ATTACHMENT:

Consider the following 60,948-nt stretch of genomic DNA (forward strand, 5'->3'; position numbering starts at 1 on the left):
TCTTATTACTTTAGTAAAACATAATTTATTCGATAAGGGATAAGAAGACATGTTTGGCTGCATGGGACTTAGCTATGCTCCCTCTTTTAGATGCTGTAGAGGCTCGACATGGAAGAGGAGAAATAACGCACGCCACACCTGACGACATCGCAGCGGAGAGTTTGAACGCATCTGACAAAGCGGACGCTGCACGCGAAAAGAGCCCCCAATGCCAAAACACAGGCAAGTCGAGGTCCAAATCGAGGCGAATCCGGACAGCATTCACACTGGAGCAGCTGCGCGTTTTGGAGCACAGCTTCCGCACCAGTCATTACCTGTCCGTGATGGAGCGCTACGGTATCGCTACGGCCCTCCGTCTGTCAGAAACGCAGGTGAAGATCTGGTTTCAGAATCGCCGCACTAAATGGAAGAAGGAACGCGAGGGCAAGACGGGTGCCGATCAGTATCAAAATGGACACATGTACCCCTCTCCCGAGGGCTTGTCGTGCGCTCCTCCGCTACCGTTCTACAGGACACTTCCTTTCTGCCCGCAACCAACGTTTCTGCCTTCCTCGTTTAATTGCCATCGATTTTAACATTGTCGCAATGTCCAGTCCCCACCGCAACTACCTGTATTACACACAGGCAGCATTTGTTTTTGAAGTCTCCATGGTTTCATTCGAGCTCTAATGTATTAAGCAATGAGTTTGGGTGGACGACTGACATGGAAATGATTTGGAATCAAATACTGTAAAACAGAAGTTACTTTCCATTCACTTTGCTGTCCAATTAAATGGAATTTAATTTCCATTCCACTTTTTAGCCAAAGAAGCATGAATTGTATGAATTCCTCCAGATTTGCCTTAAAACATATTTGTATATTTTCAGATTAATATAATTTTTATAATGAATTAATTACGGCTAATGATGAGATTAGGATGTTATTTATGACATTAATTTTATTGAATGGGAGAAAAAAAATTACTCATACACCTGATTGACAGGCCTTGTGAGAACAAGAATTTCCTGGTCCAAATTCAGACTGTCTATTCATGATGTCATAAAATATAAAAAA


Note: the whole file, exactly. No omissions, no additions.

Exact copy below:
Consider the following 60,948-nt stretch of genomic DNA (forward strand, 5'->3'; position numbering starts at 1 on the left):
TCTTATTACTTTAGTAAAACATAATTTATTCGATAAGGGATAAGAAGACATGTTTGGCTGCATGGGACTTAGCTATGCTCCCTCTTTTAGATGCTGTAGAGGCTCGACATGGAAGAGGAGAAATAACGCACGCCACACCTGACGACATCGCAGCGGAGAGTTTGAACGCATCTGACAAAGCGGACGCTGCACGCGAAAAGAGCCCCCAATGCCAAAACACAGGCAAGTCGAGGTCCAAATCGAGGCGAATCCGGACAGCATTCACACTGGAGCAGCTGCGCGTTTTGGAGCACAGCTTCCGCACCAGTCATTACCTGTCCGTGATGGAGCGCTACGGTATCGCTACGGCCCTCCGTCTGTCAGAAACGCAGGTGAAGATCTGGTTTCAGAATCGCCGCACTAAATGGAAGAAGGAACGCGAGGGCAAGACGGGTGCCGATCAGTATCAAAATGGACACATGTACCCCTCTCCCGAGGGCTTGTCGTGCGCTCCTCCGCTACCGTTCTACAGGACACTTCCTTTCTGCCCGCAACCAACGTTTCTGCCTTCCTCGTTTAATTGCCATCGATTTTAACATTGTCGCAATGTCCAGTCCCCACCGCAACTACCTGTATTACACACAGGCAGCATTTGTTTTTGAAGTCTCCATGGTTTCATTCGAGCTCTAATGTATTAAGCAATGAGTTTGGGTGGACGACTGACATGGAAATGATTTGGAATCAAATACTGTAAAACAGAAGTTACTTTCCATTCACTTTGCTGTCCAATTAAATGGAATTTAATTTCCATTCCACTTTTTAGCCAAAGAAGCATGAATTGTATGAATTCCTCCAGATTTGCCTTAAAACATATTTGTATATTTTCAGATTAATATAATTTTTATAATGAATTAATTACGGCTAATGATGAGATTAGGATGTTATTTATGACATTAATTTTATTGAATGGGAGAAAAAAAATTACTCATACACCTGATTGACAGGCCTTGTGAGAACAAGAATTTCCTGGTCCAAATTCAGACTGTCTATTCATGATGTCATAAAATATAAAAAA